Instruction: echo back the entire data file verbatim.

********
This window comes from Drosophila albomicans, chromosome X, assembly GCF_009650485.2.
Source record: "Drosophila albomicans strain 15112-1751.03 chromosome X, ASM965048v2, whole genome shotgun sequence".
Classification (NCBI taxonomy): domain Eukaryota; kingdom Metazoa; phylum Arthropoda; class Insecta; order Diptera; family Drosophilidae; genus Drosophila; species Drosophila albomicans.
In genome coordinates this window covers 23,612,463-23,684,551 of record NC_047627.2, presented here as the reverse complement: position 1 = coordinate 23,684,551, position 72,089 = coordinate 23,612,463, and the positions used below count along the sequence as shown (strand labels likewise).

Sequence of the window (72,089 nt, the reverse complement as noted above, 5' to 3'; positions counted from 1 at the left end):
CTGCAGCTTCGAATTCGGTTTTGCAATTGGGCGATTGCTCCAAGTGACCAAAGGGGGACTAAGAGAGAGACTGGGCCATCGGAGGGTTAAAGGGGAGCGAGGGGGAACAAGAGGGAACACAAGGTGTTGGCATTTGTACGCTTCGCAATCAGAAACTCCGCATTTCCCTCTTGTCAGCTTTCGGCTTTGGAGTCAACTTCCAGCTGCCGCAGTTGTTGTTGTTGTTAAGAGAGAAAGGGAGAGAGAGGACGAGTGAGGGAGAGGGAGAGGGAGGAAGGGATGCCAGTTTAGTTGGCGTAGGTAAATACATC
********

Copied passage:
This window comes from Drosophila albomicans, chromosome X, assembly GCF_009650485.2.
Source record: "Drosophila albomicans strain 15112-1751.03 chromosome X, ASM965048v2, whole genome shotgun sequence".
Classification (NCBI taxonomy): domain Eukaryota; kingdom Metazoa; phylum Arthropoda; class Insecta; order Diptera; family Drosophilidae; genus Drosophila; species Drosophila albomicans.
In genome coordinates this window covers 23,612,463-23,684,551 of record NC_047627.2, presented here as the reverse complement: position 1 = coordinate 23,684,551, position 72,089 = coordinate 23,612,463, and the positions used below count along the sequence as shown (strand labels likewise).

Sequence of the window (72,089 nt, the reverse complement as noted above, 5' to 3'; positions counted from 1 at the left end):
CTGCAGCTTCGAATTCGGTTTTGCAATTGGGCGATTGCTCCAAGTGACCAAAGGGGGACTAAGAGAGAGACTGGGCCATCGGAGGGTTAAAGGGGAGCGAGGGGGAACAAGAGGGAACACAAGGTGTTGGCATTTGTACGCTTCGCAATCAGAAACTCCGCATTTCCCTCTTGTCAGCTTTCGGCTTTGGAGTCAACTTCCAGCTGCCGCAGTTGTTGTTGTTGTTAAGAGAGAAAGGGAGAGAGAGGACGAGTGAGGGAGAGGGAGAGGGAGGAAGGGATGCCAGTTTAGTTGGCGTAGGTAAATACATC